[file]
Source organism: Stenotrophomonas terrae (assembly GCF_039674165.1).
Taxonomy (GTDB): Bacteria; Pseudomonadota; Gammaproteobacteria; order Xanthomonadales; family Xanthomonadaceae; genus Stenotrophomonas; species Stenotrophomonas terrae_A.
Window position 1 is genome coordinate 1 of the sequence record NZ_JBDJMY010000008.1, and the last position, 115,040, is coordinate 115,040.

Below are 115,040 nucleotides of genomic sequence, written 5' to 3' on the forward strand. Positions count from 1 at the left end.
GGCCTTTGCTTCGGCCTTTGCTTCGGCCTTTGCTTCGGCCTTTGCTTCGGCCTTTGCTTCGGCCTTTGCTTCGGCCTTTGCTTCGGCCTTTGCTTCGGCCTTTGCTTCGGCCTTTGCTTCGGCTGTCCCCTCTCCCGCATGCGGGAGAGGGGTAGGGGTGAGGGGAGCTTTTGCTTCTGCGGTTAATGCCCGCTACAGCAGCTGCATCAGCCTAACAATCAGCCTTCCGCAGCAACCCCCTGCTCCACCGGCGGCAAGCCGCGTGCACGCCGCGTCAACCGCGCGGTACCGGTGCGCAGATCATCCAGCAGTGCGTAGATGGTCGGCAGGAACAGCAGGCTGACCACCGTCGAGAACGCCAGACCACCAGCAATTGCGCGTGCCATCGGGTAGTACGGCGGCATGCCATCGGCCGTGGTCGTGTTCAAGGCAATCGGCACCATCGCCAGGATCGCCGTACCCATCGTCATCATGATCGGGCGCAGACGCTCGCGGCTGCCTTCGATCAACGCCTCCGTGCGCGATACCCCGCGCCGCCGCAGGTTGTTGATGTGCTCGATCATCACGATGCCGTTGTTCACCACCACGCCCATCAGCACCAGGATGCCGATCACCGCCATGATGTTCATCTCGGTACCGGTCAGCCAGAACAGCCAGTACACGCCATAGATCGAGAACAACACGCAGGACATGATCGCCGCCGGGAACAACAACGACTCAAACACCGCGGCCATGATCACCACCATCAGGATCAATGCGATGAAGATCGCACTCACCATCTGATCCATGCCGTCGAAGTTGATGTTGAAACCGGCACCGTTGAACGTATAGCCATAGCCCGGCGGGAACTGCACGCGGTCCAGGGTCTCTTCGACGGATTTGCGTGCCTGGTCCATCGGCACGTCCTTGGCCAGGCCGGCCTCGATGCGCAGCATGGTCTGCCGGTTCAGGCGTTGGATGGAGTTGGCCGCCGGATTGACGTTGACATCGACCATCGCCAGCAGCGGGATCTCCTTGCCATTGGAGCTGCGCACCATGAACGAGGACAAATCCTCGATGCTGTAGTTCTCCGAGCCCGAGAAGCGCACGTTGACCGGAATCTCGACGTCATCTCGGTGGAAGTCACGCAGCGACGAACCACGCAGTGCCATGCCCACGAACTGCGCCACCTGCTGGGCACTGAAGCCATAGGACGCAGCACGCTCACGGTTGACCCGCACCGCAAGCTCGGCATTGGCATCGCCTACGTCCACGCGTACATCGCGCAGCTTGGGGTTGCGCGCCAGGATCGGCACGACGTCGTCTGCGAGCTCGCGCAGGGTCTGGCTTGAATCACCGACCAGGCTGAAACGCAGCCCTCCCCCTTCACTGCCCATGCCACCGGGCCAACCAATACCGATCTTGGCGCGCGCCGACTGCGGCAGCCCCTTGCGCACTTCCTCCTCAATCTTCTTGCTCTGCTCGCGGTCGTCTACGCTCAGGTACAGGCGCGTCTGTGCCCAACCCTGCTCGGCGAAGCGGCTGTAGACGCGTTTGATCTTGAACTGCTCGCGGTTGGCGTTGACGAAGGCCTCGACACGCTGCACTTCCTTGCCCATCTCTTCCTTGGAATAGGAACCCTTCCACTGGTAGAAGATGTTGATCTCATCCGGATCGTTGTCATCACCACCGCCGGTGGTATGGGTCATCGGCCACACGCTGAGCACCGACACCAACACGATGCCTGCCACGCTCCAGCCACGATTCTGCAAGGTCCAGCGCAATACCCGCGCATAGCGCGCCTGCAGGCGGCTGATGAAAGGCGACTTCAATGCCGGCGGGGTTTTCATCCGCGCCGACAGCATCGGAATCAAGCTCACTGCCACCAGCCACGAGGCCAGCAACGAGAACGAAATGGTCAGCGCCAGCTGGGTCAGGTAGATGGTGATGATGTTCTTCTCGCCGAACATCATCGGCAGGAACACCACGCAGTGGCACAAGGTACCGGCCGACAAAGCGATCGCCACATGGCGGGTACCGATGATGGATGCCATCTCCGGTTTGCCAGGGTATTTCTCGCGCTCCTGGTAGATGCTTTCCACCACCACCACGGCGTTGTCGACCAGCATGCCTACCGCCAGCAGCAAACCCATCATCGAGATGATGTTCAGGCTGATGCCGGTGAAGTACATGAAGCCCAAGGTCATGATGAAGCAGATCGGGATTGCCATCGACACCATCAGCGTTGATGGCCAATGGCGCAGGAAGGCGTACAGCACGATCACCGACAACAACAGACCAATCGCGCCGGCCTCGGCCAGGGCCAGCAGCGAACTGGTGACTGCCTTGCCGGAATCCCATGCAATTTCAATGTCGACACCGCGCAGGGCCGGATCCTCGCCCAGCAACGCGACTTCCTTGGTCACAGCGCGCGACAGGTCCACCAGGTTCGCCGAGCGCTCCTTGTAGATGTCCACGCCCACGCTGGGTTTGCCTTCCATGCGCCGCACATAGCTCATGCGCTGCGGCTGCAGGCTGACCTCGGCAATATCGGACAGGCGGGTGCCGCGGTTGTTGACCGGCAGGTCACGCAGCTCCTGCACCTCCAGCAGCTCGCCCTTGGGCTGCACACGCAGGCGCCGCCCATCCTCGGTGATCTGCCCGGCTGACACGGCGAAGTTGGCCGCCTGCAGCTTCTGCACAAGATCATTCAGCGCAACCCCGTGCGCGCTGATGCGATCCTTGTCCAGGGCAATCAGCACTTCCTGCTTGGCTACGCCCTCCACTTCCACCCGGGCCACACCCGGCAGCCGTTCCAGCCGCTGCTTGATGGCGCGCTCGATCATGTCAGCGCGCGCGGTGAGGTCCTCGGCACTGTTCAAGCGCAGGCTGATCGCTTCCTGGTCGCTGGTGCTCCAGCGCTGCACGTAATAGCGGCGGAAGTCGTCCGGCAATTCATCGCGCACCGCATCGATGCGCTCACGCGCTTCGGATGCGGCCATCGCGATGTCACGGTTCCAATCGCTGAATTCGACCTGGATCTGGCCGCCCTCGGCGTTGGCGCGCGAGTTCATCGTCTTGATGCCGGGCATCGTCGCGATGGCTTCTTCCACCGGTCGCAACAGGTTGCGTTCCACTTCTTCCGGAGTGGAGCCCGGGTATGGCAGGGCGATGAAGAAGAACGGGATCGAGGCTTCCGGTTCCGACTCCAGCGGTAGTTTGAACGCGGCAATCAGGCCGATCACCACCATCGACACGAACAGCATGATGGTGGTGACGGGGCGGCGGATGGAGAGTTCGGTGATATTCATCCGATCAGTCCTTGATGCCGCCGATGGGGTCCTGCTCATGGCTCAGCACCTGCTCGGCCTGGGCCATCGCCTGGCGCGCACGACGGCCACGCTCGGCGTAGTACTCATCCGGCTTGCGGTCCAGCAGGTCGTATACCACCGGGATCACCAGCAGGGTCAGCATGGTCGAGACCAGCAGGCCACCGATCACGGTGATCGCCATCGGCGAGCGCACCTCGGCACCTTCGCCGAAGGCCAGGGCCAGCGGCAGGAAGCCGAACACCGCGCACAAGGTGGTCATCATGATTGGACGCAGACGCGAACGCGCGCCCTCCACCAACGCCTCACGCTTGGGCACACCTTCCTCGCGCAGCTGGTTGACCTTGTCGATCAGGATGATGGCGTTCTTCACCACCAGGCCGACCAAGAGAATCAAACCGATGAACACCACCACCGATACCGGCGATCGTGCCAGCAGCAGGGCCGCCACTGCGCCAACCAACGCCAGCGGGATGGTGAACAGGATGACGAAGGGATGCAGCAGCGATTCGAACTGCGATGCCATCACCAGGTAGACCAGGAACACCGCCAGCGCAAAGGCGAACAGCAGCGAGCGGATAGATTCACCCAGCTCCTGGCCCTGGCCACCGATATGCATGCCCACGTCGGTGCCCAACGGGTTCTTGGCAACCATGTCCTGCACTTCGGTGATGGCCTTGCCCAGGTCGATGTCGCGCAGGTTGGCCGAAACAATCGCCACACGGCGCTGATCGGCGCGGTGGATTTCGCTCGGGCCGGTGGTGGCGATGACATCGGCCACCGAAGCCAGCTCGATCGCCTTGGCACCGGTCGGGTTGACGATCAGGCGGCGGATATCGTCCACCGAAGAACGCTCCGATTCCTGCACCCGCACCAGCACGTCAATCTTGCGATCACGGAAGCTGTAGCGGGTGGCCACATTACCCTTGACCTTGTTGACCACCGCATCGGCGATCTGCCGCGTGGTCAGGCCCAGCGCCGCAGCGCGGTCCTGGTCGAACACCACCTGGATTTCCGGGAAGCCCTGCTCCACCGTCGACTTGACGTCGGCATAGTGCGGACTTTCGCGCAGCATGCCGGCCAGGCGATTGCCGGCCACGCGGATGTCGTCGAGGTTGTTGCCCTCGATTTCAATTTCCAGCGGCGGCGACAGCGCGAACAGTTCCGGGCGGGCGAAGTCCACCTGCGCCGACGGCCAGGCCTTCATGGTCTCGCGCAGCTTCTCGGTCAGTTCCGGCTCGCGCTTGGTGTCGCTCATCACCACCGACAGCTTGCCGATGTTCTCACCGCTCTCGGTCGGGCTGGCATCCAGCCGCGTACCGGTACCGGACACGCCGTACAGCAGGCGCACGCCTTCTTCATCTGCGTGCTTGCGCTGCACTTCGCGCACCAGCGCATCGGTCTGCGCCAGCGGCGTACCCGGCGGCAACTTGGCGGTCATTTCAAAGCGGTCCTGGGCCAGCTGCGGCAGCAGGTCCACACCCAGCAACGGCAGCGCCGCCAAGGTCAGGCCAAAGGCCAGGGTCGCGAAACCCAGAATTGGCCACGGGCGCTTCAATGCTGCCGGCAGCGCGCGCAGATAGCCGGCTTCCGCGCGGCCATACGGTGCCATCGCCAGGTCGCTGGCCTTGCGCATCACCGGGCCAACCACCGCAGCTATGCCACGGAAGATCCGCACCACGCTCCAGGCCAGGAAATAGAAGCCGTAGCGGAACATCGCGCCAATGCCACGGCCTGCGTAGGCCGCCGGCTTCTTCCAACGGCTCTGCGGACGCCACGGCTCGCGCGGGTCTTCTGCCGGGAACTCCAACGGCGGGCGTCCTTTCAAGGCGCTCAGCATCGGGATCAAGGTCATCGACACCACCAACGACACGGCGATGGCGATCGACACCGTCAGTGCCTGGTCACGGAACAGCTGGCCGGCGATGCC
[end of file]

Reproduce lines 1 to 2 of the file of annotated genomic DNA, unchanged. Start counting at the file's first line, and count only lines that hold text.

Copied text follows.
Source organism: Stenotrophomonas terrae (assembly GCF_039674165.1).
Taxonomy (GTDB): Bacteria; Pseudomonadota; Gammaproteobacteria; order Xanthomonadales; family Xanthomonadaceae; genus Stenotrophomonas; species Stenotrophomonas terrae_A.